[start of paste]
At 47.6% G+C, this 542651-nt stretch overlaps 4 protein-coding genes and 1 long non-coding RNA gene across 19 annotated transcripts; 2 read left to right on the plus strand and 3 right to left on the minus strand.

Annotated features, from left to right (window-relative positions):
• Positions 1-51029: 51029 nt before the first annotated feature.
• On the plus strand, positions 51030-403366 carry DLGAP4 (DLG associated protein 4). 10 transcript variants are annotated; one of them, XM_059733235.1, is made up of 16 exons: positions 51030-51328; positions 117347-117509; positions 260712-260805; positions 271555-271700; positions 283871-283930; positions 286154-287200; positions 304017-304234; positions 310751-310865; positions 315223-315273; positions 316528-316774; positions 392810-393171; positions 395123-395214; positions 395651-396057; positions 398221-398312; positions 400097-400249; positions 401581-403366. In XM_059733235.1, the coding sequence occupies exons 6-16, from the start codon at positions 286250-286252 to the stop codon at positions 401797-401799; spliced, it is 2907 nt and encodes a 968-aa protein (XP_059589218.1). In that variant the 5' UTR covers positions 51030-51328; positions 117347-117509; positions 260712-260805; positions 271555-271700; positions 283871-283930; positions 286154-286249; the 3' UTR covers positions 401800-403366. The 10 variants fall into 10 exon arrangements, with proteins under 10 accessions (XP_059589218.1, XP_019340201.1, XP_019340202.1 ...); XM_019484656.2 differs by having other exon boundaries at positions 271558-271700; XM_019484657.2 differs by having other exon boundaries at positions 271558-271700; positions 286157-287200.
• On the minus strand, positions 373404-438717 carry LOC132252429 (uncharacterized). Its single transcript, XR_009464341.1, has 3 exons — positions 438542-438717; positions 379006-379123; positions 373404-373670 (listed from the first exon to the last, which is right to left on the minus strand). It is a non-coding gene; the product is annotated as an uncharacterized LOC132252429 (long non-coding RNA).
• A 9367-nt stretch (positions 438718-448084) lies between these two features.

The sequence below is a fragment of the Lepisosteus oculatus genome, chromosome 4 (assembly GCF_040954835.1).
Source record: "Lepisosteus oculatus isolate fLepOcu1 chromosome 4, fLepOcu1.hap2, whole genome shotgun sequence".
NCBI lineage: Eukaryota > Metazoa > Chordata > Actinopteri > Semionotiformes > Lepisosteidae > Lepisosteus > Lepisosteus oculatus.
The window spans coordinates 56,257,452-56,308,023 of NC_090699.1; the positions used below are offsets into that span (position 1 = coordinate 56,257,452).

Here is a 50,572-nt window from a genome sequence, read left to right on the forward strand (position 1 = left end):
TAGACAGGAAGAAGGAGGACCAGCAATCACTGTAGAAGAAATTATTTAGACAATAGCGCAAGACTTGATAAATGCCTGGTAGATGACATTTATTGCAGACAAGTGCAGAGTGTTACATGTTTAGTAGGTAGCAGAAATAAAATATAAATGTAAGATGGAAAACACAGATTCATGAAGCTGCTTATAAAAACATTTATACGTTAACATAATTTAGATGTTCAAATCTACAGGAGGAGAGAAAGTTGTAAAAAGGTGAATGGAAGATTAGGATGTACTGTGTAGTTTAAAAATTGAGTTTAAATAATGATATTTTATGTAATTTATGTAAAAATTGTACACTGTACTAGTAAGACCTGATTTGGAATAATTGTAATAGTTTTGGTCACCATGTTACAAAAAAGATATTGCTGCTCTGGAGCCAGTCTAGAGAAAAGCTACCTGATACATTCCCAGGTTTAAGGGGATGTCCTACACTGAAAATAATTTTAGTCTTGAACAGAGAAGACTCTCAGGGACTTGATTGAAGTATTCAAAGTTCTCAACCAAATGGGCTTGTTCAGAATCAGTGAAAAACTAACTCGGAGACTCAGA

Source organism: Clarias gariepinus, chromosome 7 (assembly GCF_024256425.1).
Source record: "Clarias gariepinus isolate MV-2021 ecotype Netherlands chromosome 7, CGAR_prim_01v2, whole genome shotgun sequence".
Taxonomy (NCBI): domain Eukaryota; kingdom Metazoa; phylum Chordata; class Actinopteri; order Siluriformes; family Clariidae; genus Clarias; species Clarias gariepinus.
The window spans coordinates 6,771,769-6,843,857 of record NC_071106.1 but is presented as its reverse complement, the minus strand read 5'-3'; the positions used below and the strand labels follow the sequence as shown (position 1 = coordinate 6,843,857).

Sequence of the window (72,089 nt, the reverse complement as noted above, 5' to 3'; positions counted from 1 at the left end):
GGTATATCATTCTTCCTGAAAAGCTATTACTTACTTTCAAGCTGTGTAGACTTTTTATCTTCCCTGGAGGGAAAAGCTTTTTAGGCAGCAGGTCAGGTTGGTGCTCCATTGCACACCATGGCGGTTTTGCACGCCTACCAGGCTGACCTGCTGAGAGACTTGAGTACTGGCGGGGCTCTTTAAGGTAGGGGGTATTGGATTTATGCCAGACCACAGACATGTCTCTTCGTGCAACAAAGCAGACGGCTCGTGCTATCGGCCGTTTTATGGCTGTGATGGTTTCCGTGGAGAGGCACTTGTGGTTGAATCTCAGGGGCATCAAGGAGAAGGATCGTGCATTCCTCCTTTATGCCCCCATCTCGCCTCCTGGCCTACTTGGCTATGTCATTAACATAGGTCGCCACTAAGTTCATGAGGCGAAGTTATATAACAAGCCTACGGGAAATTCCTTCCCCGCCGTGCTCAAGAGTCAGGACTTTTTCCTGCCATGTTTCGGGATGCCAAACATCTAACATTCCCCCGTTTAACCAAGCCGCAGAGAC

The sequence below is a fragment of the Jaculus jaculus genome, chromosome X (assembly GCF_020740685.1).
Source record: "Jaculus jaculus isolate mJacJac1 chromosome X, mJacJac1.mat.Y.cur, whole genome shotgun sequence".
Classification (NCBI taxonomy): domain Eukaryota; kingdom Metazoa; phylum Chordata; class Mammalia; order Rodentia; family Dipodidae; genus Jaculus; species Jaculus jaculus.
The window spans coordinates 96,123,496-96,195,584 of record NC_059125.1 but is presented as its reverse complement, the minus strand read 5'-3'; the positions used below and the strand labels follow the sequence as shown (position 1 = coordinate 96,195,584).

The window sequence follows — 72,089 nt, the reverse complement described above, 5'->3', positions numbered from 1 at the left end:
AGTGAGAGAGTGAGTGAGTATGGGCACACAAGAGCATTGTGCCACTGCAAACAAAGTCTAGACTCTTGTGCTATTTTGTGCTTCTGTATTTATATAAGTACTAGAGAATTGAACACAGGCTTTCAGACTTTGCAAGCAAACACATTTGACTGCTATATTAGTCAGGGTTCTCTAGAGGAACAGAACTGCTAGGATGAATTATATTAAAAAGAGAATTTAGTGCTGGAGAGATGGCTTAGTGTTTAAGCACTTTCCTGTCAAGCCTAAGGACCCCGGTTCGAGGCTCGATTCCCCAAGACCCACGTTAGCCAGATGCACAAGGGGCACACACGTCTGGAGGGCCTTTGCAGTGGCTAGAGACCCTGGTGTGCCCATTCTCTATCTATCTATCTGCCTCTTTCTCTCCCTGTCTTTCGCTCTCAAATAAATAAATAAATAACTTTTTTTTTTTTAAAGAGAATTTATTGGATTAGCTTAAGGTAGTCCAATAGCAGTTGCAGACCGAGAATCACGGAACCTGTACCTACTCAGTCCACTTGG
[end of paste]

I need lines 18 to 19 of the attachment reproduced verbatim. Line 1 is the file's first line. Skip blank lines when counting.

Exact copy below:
GGTATATCATTCTTCCTGAAAAGCTATTACTTACTTTCAAGCTGTGTAGACTTTTTATCTTCCCTGGAGGGAAAAGCTTTTTAGGCAGCAGGTCAGGTTGGTGCTCCATTGCACACCATGGCGGTTTTGCACGCCTACCAGGCTGACCTGCTGAGAGACTTGAGTACTGGCGGGGCTCTTTAAGGTAGGGGGTATTGGATTTATGCCAGACCACAGACATGTCTCTTCGTGCAACAAAGCAGACGGCTCGTGCTATCGGCCGTTTTATGGCTGTGATGGTTTCCGTGGAGAGGCACTTGTGGTTGAATCTCAGGGGCATCAAGGAGAAGGATCGTGCATTCCTCCTTTATGCCCCCATCTCGCCTCCTGGCCTACTTGGCTATGTCATTAACATAGGTCGCCACTAAGTTCATGAGGCGAAGTTATATAACAAGCCTACGGGAAATTCCTTCCCCGCCGTGCTCAAGAGTCAGGACTTTTTCCTGCCATGTTTCGGGATGCCAAACATCTAACATTCCCCCGTTTAACCAAGCCGCAGAGAC

The sequence below is a fragment of the Jaculus jaculus genome, chromosome X (assembly GCF_020740685.1).